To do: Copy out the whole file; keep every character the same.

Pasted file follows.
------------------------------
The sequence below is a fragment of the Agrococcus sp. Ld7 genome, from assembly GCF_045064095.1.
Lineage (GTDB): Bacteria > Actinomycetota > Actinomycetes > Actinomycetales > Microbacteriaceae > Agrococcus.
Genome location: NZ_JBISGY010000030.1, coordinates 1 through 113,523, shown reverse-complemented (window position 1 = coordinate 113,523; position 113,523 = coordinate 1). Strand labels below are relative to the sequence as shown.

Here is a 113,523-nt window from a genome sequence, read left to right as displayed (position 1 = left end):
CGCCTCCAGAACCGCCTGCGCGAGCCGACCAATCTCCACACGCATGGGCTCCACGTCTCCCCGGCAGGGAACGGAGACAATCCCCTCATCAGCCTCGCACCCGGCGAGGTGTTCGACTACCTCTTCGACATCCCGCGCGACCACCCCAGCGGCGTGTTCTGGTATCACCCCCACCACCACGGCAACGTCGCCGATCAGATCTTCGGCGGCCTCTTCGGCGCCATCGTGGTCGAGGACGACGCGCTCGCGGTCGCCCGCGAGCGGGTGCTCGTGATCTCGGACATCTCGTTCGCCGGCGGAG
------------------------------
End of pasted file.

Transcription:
The sequence below is a fragment of the Agrococcus sp. Ld7 genome, from assembly GCF_045064095.1.
Lineage (GTDB): Bacteria > Actinomycetota > Actinomycetes > Actinomycetales > Microbacteriaceae > Agrococcus.
Genome location: NZ_JBISGY010000030.1, coordinates 1 through 113,523, shown reverse-complemented (window position 1 = coordinate 113,523; position 113,523 = coordinate 1). Strand labels below are relative to the sequence as shown.

Here is a 113,523-nt window from a genome sequence, read left to right as displayed (position 1 = left end):
CGCCTCCAGAACCGCCTGCGCGAGCCGACCAATCTCCACACGCATGGGCTCCACGTCTCCCCGGCAGGGAACGGAGACAATCCCCTCATCAGCCTCGCACCCGGCGAGGTGTTCGACTACCTCTTCGACATCCCGCGCGACCACCCCAGCGGCGTGTTCTGGTATCACCCCCACCACCACGGCAACGTCGCCGATCAGATCTTCGGCGGCCTCTTCGGCGCCATCGTGGTCGAGGACGACGCGCTCGCGGTCGCCCGCGAGCGGGTGCTCGTGATCTCGGACATCTCGTTCGCCGGCGGAG